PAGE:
Possible failure modes for steel in tension

Possible failure modes for concrete in tension

Possible failure modes for steel in shear

Possible failure modes for concrete in shear

The reduction factors are then applied to these values to take account of parameters such as edge distance etc as listed above. This can result in 26 individual verifications, plus interaction proofs. These figures and any limitations on their use are gathered together in the ETA document. The ETA is non-transferable; i.e. it applies only to the specific channel manufacturer’s products. It is not permitted to use the results on a similar product by another manufacturer, even if the profile is identical. Similarly it is not legal to claim that one channel is equivalent to another just because the profile is the same.

The ETA also lays down the range within which the values apply.  An ETA is not just a test certificate. It typically contains 19 annexes covering matters such as physical dimensions, materials, intended use, minimum edge distances, effect of reinforcement, etc.  In some cases, taking the reinforcement can result in an increase in capacity of more than 40%.  Whilst edge distances may now be as low as 30mm in some cases, the reduction factor that this triggers will be considerable.  Rather than a standard concrete grade of C20/25, strengths may now range between C12/15 minimum and C90/105 maximum in accordance with EN 206-1:2000.  These higher strengths are particularly beneficial to precast concrete.  Both cracked and uncracked concrete are permitted.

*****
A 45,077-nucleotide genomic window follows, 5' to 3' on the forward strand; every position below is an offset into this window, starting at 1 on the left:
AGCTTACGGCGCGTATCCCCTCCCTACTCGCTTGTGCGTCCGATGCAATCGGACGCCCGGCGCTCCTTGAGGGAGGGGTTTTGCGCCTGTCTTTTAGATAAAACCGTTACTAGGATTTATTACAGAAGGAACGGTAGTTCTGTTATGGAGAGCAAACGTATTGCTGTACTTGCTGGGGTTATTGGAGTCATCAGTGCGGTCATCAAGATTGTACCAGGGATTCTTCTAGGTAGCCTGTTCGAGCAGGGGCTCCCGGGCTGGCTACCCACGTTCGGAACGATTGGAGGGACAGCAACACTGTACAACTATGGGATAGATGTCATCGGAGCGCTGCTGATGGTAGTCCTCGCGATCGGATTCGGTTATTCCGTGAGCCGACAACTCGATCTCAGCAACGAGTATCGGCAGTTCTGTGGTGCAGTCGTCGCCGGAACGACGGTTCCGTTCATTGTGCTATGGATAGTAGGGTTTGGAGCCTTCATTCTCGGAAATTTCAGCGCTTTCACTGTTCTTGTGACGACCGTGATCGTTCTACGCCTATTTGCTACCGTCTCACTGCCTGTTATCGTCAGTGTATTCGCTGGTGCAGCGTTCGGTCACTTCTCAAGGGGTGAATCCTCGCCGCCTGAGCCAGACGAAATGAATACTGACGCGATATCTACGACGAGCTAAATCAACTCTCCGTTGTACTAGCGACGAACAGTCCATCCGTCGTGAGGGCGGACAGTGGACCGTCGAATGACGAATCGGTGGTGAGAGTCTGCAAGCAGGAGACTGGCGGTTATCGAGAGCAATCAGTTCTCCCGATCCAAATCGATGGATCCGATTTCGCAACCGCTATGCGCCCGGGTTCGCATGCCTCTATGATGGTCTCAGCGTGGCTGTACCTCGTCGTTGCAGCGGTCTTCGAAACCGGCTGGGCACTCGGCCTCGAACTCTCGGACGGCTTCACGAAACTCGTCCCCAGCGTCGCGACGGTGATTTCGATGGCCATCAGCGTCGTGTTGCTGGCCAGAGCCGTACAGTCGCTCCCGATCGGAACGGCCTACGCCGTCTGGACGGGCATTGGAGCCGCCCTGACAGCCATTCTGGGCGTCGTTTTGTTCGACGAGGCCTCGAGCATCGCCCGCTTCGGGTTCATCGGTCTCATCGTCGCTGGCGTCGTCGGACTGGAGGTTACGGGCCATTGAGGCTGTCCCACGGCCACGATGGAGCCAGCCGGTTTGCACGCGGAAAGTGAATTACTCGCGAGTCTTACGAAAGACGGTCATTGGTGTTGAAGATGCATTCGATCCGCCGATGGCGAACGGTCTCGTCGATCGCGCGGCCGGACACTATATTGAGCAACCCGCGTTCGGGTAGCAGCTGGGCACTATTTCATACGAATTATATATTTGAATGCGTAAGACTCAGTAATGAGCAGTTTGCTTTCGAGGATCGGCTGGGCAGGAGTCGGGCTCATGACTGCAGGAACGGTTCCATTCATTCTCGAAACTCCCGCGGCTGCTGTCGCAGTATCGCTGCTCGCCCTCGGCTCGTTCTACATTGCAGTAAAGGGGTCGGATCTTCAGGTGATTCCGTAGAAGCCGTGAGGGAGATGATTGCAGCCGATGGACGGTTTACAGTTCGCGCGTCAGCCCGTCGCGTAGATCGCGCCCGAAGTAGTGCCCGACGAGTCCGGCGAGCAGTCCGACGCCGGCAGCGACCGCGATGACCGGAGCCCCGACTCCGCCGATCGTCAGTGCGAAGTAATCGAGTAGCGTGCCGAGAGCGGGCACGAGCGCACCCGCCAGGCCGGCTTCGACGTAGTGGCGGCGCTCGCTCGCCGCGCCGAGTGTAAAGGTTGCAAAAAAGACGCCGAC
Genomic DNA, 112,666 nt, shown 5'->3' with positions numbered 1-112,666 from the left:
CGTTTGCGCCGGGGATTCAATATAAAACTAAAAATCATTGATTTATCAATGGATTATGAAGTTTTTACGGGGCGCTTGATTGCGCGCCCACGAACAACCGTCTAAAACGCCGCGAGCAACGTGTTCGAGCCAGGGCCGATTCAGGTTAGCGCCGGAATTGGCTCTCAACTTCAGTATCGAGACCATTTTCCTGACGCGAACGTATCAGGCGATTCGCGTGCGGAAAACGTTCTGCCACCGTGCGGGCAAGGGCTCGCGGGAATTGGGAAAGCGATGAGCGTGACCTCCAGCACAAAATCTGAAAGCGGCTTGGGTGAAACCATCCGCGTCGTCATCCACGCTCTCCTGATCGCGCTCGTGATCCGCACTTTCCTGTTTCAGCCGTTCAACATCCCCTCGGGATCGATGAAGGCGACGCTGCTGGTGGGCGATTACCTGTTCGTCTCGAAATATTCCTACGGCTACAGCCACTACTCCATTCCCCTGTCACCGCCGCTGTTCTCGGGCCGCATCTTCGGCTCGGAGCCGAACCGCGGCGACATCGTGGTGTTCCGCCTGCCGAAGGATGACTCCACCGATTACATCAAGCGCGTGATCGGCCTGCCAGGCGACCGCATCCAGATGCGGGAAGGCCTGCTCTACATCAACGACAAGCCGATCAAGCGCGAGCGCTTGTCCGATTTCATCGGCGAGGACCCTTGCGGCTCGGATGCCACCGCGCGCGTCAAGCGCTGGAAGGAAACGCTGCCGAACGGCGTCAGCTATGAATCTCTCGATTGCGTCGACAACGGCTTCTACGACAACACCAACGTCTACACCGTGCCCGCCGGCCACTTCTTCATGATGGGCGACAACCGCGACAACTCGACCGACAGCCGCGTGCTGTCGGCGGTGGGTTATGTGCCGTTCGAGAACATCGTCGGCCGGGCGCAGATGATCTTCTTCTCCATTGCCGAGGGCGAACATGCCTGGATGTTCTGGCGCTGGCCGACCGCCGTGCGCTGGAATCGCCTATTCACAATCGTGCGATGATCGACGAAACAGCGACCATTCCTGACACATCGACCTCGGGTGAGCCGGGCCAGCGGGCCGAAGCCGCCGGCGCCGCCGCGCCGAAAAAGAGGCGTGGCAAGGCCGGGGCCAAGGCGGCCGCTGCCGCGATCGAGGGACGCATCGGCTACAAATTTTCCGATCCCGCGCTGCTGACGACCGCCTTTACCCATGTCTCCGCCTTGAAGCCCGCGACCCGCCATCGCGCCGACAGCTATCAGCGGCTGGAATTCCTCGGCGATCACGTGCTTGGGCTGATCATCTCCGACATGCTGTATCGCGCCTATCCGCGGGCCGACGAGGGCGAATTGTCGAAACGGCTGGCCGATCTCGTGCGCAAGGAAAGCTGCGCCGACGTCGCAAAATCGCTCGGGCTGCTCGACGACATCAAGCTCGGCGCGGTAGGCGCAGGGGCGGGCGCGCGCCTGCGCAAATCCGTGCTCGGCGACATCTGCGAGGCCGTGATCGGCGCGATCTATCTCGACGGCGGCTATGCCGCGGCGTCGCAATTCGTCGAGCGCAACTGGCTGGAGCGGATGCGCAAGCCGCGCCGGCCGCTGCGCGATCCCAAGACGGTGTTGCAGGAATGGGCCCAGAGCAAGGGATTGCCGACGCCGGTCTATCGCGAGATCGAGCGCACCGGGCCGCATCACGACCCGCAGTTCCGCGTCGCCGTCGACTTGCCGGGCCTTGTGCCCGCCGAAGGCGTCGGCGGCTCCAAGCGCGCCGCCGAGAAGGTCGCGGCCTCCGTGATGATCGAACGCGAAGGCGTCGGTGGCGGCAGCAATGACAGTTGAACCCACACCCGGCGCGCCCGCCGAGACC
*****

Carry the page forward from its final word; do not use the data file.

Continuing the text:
Possession of an ETA also permits the use of CE marking, which acts as further assurance that the product has gone through the rigorous testing and attestation process.  The first such ETA was awarded to Jordahl in February 2010, but it took a further year to interpret the results and create usable data.

The CEN Standard, plus the ETA work hand-in-hand to give allowable values, and also to give the all-important compliance with EC2.

Whilst all these results and proofs can be tabulated, it is no longer an easy matter to use printed tables to check a design.   All of the illustrated failure modes should be checked even when unlikely, for all bolts and anchors and the sheer complexity of the design can be daunting.  The major manufacturers have issued various software packages to allow designs to be easily done.

This software allows rapid input of the physical parameters such as concrete details, channel length, number of loads, etc.  Tee bolts can be automatically moved within the length of the channel to arrive at a worst case loading.  The load in each channel anchor is calculated separately and checked against the permitted values from the ETA with the various reduction factors applied.  Quick checks can now be made on different circumstances such as another channel nearby, or a corner on a slab.  As the software will print out the results, these can be included in the overall design package.